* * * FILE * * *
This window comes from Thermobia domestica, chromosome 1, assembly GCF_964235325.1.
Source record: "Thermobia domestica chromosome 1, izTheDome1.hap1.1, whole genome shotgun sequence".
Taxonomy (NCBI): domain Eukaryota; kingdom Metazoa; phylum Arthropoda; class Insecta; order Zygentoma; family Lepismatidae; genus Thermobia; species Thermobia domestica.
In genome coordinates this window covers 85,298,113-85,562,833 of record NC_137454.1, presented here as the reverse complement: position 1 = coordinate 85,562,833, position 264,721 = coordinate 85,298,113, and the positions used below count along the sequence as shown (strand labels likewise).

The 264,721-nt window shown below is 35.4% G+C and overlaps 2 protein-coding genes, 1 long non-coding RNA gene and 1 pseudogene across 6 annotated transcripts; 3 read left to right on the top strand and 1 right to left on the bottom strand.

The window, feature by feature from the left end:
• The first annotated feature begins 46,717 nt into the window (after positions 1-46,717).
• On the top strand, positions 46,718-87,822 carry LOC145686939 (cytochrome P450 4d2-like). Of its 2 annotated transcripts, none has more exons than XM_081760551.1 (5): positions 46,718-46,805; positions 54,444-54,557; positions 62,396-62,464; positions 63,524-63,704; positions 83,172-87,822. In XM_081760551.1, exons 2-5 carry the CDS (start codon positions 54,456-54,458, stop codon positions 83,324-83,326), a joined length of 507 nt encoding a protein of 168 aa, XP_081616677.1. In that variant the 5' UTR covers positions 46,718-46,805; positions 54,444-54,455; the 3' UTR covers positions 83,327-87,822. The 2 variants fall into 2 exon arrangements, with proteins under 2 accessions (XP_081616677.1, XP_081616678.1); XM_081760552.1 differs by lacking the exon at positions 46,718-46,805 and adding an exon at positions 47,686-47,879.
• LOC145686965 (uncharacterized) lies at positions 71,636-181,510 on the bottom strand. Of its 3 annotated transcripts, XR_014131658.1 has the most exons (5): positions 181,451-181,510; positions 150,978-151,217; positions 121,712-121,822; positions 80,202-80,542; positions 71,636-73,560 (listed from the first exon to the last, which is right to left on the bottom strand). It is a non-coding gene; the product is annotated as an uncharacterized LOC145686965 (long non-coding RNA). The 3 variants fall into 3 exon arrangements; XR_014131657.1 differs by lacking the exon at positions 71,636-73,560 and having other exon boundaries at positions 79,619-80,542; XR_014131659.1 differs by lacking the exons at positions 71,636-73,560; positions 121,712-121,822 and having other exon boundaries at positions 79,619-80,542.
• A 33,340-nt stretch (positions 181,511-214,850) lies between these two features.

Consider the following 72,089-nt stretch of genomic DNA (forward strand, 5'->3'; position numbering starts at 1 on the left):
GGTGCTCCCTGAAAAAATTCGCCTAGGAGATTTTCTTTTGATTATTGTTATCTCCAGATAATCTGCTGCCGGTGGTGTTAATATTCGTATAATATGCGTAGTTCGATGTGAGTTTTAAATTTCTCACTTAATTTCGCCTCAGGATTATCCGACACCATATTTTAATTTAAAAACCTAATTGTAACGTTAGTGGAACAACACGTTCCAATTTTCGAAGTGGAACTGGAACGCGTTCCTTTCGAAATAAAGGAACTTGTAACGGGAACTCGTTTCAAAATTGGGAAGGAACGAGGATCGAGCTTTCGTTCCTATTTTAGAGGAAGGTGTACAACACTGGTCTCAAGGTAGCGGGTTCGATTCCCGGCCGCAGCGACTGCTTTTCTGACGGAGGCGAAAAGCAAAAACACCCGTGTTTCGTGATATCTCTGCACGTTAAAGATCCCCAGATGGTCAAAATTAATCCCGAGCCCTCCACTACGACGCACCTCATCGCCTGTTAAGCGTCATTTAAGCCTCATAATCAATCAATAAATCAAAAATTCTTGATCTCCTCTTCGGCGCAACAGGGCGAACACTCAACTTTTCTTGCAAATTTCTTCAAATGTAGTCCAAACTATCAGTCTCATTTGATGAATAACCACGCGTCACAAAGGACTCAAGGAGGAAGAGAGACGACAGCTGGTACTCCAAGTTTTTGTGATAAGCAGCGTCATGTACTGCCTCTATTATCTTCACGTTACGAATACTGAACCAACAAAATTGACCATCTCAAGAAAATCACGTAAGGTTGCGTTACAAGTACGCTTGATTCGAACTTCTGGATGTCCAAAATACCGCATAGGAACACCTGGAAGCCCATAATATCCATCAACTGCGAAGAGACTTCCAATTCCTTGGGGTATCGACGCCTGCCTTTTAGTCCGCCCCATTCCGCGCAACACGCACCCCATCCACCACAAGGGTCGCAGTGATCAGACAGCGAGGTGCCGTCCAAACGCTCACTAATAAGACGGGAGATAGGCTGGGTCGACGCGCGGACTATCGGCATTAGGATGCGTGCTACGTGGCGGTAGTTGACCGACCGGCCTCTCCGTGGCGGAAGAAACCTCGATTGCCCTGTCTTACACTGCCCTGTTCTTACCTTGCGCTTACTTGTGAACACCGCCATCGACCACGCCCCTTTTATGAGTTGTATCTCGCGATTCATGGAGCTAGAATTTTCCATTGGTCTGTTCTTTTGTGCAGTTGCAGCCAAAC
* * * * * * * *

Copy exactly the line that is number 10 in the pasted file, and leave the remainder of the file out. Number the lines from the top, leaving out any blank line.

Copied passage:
• A 33,340-nt stretch (positions 181,511-214,850) lies between these two features.